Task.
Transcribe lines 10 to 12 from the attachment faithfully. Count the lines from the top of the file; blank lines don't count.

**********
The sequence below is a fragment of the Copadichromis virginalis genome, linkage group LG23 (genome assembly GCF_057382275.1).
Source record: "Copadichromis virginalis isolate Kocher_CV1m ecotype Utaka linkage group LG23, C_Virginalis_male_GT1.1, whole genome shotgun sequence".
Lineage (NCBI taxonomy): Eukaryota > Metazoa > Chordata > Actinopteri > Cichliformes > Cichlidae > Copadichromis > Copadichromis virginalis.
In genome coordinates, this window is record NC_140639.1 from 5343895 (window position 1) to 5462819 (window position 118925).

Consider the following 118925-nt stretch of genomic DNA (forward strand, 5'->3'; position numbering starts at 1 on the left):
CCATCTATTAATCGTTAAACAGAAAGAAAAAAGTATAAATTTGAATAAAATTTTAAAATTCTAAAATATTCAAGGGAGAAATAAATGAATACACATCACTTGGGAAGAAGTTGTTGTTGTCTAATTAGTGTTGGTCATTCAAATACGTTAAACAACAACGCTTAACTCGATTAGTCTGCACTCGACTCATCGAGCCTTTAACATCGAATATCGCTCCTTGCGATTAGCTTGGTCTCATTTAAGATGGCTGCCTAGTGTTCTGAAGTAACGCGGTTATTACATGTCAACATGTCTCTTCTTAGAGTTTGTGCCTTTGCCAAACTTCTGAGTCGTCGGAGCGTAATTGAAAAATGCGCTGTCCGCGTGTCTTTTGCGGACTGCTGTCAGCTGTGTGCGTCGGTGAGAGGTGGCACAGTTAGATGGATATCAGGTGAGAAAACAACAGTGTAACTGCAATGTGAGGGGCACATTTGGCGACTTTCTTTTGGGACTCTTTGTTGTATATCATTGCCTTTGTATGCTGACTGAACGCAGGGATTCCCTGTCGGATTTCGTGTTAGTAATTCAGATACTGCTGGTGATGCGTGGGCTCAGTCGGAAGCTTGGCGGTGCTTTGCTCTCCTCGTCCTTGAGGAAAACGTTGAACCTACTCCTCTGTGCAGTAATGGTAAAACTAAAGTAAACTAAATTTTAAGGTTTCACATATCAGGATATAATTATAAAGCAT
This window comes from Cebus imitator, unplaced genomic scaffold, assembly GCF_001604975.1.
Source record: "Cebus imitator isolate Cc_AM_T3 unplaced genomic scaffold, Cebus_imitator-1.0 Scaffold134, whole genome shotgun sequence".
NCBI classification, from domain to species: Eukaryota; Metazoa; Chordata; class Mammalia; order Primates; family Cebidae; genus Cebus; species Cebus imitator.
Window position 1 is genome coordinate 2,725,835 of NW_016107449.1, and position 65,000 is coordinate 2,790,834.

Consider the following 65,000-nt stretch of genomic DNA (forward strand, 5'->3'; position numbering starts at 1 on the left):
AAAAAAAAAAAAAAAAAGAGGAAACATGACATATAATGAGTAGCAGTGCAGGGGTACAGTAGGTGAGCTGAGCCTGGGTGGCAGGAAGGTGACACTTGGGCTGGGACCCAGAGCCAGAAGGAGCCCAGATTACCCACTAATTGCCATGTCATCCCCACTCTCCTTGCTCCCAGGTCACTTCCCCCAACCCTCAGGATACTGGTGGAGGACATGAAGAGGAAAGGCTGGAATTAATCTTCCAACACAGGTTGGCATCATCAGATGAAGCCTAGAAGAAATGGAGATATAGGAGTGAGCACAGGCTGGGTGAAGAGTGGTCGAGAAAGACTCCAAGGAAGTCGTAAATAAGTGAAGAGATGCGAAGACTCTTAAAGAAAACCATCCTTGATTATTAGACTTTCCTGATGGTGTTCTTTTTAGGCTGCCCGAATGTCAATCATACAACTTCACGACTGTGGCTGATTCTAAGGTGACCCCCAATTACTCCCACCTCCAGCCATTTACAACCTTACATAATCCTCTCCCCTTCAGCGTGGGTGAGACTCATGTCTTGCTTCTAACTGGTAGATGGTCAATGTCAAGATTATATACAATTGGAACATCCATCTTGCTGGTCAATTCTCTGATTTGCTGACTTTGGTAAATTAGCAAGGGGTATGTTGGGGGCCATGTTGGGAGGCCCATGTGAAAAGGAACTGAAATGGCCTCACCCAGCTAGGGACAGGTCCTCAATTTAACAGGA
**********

Window position 1 is genome coordinate 2,725,835 of NW_016107449.1, and position 65,000 is coordinate 2,790,834.

Consider the following 65,000-nt stretch of genomic DNA (forward strand, 5'->3'; position numbering starts at 1 on the left):
AAAAAAAAAAAAAAAAAGAGGAAACATGACATATAATGAGTAGCAGTGCAGGGGTACAGTAGGTGAGCTGAGCCTGGGTGGCAGGAAGGTGACACTTGGGCTGGGACCCAGAGCCAGAAGGAGCCCAGATTACCCACTAATTGCCATGTCATCCCCACTCTCCTTGCTCCCAGGTCACTTCCCCCAACCCTCAGGATACTGGTGGAGGACATGAAGAGGAAAGGCTGGAATTAATCTTCCAACACAGGTTGGCATCATCAGATGAAGCCTAGAAGAAATGGAGATATAGGAGTGAGCACAGGCTGGGTGAAGAGTGGTCGAGAAAGACTCCAAGGAAGTCGTAAATAAGTGAAGAGATGCGAAGACTCTTAAAGAAAACCATCCTTGATTATTAGACTTTCCTGATGGTGTTCTTTTTAGGCTGCCCGAATGTCAATCATACAACTTCACGACTGTGGCTGATTCTAAGGTGACCCCCAATTACTCCCACCTCCAGCCATTTACAACCTTACATAATCCTCTCCCCTTCAGCGTGGGTGAGACTCATGTCTTGCTTCTAACTGGTAGATGGTCAATGTCAAGATTATATACAATTGGAACATCCATCTTGCTGGTCAATTCTCTGATTTGCTGACTTTGGTAAATTAGCAAGGGGTATGTTGGGGGCCATGTTGGGAGGCCCATGTGAAAAGGAACTGAAATGGCCTCACCCAGCTAGGGACAGGTCCTCAATTTAACAGGA